As a mortgage broker who specialises in poor credit mortgages and helping borrowers with a DMP and other forms of adverse credit, we have access to mortgage lenders across the full spectrum of the UK market, including those specialist lenders you will not be able to contact yourself. Our huge amount of experience in this field and an in-depth understanding of the poor credit mortgages market means we have the knowledge, insights and technology to quickly identify exactly which lender will be able to meet your needs and the best way to approach the application.

Our outstanding relationships with lenders across the board means we are also often able to get you a better deal and save you money over the lifetime of the loan. Even an improvement of 0.1% on the interest rate can translate to a saving of hundreds of pounds a year that you would otherwise have to pay to the lender. Interested in finding out more about your options for a mortgage with a DMP? Get in touch today for free, no-obligation initial help and advice.

– How long does a DMP need to be set up for to enable me to get a mortgage?

This very much depends on the individual lender but at the time of writing, this is currently 12 months. However long it’s been set up, if a DMP is still active then you are likely to be asked to put down a bigger deposit and to pay a higher rate of interest on the loan.

Arguably the biggest issue you face is affordability; if you are paying a DMP on top of other household bills and financial commitments, then you have less per month to pay a mortgage with.

Supposing you have managed to save a good deposit, then you are faced with a choice; do you use all or some of that money to clear your DMP, then start saving again? Or do you try to get a mortgage with an active DMP?

Our team of specialist brokers can offer free, no obligation help and advice, so if you want a mortgage but are in – or have been in – a DMP, get in touch.

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– Do all my payments to the plan need to be made on time and in full?

Yes, ideally they do, to avoid doing more damage to your credit rating.

However, if you find you are struggling to pay important household bills because of having to pay your DMP, get in touch with your DMP practitioner. One of the jobs of a DMP practitioner is to make sure you can afford to live, as well as clearing your debt. It may be necessary to renegotiate your payments to creditors in order to give you sufficient money for other bills.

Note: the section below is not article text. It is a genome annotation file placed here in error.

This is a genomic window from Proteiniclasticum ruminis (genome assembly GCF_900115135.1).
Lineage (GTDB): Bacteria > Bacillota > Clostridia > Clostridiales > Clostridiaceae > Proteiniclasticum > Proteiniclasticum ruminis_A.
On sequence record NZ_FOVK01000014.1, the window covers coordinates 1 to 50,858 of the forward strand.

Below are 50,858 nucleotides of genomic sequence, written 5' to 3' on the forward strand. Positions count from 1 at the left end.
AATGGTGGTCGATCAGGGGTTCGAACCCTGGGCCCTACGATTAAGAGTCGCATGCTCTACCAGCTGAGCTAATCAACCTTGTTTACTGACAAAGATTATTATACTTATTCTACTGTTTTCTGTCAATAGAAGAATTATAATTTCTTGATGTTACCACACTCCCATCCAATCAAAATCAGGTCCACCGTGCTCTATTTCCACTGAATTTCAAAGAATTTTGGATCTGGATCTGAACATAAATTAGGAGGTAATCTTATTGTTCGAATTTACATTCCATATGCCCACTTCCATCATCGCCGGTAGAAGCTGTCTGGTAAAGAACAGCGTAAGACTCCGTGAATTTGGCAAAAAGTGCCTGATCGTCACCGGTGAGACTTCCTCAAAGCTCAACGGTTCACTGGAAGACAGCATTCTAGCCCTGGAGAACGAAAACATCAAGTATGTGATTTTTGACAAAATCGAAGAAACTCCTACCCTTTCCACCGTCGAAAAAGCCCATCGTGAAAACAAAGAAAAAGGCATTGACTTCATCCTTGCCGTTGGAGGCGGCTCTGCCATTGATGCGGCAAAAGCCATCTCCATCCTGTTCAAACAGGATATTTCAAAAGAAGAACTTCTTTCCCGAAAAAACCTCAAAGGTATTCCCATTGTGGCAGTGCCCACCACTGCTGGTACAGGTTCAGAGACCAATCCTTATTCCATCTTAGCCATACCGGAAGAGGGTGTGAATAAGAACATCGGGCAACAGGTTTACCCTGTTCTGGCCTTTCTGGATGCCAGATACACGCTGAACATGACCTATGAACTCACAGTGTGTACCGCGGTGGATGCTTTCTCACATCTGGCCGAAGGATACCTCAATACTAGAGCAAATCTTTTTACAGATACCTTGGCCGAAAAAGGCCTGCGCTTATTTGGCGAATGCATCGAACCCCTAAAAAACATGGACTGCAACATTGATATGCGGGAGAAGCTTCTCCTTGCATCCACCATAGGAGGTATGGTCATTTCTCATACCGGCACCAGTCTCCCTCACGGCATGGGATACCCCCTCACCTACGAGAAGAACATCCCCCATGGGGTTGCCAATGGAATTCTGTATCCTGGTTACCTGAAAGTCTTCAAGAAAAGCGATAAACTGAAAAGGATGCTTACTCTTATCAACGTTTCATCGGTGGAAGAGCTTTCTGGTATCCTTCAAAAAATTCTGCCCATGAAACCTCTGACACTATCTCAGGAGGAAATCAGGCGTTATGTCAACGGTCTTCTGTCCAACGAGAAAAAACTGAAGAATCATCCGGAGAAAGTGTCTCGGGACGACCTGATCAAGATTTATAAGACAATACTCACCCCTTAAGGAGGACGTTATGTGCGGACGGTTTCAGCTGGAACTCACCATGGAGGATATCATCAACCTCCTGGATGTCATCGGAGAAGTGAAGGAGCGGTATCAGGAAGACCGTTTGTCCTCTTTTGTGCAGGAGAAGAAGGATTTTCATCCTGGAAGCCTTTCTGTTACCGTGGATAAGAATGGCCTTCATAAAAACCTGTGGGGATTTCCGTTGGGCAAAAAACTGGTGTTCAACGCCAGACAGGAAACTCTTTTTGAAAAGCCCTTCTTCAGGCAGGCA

You should also remember that a DMP is not legally binding and you can cancel one at any time.

 

– Does the DMP need to be satisfied before applying for a mortgage?

No, it is possible to get a mortgage with a DMP – although it will be more difficult and you will have fewer options available. You should also expect to have to put down a bigger deposit and to pay a higher rate of interest on the loan.

There are lenders who specialise in lending to people with past credit problems, and they can be more open to looking at someone’s overall financial situation. Rather than working on a score, or seeing a DMP as a red flag that means you are automatically declined, they assess each case on its own merits.

Our specialist brokers can help you to find the lender offering the best deal for you.

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– Can I pay my DMP off early?

Yes. If you are able to pay more each month than was initially agreed, or if you should come into some money that allows you to pay it off in one go, then that’s to your advantage.

If you have been in your plan for six months or more and you make an offer to a creditor, they may be willing to accept, say, 50% of the debt as a lump sum. You can do this with all your creditors or with just one – or one at a time – depending on how much you are able to pay.

 

– Do you take the payments made to my DMP as a deduction monthly?

DMPs are generally arranged and managed by a DMP practitioner. They assess your financial situation and also carry out negotiations between you and your creditors. Once an agreement has been reached, you make the required monthly payment direct to the DMP practitioner. The practitioner then deducts any fee they charge (some charge, some don’t), and uses the balance to make the agreed payments to your creditors. This means you make just one payment each month, no matter how many creditors are being paid out of it.  This monthly commitment is then taken into consideration for your affordability in regard to your mortgage in the same way as any other loan payment would be.

 

– How long does a DMP stay on your credit file?

An actual debt management plan will not show on your credit report, but creditors that are paid through the DMP may indicate this is the case on your report, or that payments are in arrears, and this will remain showing for six years from when the accounts are settled. It does also have to be disclosed as part of a mortgage application regardless of any records on your credit file.

 

– How long does a debt management plan last?

How long a debt management plan lasts will depend on your individual circumstances, such as the balance of debts within your DMP and your income and expenditure that will determine the amount you are required to pay each month.